2

 

 
We intend to reach our goal to be the leading marketer and producer of low carbon renewable fuels in the Western United States in part by expanding our relationships with customers and third-party ethanol producers to market higher volumes of ethanol, by expanding our relationships with animal feed distributors and end users to build local markets for WDG, the primary co-product of our ethanol production, and by expanding the market for ethanol by continuing to work with state governments to encourage the adoption of policies and standards that promote ethanol as a fuel additive and transportation fuel. In addition, we intend to expand our annual production capacity to 220 million gallons in 2008, upon completion of our facility in Stockton, California, and 420 million gallons of annual production capacity in 2010, through new construction or acquisition of additional ethanol production facilities. We also intend to expand our distribution infrastructure by increasing our ability to provide transportation, storage and related logistical services to our customers throughout the Western United States.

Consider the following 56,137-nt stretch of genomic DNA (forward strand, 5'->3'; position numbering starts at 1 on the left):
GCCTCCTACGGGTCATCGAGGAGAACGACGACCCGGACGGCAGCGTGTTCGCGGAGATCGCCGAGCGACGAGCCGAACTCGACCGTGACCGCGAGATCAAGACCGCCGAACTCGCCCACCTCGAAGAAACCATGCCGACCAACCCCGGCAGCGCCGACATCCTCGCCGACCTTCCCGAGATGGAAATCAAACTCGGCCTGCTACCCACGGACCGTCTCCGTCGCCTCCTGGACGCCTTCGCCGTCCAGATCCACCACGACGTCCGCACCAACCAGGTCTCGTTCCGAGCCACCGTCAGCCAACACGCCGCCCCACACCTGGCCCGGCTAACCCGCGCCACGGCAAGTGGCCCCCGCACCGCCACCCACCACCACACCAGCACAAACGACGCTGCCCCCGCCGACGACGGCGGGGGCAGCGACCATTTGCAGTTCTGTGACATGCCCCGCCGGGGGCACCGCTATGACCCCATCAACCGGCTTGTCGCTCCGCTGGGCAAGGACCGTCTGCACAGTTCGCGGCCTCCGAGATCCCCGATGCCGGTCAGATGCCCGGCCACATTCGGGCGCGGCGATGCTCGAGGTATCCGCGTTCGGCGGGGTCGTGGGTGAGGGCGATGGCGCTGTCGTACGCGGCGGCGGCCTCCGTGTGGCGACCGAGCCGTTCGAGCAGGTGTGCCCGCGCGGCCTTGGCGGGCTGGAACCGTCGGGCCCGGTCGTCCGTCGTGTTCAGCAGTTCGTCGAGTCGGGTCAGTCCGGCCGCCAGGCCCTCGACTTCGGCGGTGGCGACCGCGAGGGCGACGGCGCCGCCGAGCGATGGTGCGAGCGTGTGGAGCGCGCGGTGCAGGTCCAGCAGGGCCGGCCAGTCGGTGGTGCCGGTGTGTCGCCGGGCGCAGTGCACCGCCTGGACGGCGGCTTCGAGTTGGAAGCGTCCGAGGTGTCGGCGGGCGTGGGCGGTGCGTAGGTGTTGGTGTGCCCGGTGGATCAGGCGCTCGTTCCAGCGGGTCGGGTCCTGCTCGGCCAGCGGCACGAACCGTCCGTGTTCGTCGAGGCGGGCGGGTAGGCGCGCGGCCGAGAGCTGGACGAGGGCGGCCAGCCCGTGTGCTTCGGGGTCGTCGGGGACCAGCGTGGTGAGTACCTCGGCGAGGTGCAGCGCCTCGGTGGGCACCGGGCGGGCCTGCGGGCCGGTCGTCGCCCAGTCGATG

Critical Accounting Policies
 
The preparation of our financial statements, which have been prepared in accordance with accounting principles generally accepted in the United States of America, requires us to make judgments and estimates that may have a significant impact upon the portrayal of our financial condition and results of operations.  We believe that of our significant accounting policies, the following require estimates and assumptions that require complex, subjective judgments by management that can materially impact the portrayal of our financial condition and results of operations: revenue recognition; consolidation of variable interest entities; impairment of intangible and long-lived assets; stock-based compensation; derivative instruments and hedging activities; allowance for doubtful accounts; and costs of start-up activities.  These significant accounting principles are more fully described in “Management’s Discussion and Analysis of Financial Condition and Results of Operations—Critical Accounting Policies” in our Annual Report on Form 10-K for the year ended December 31, 2007.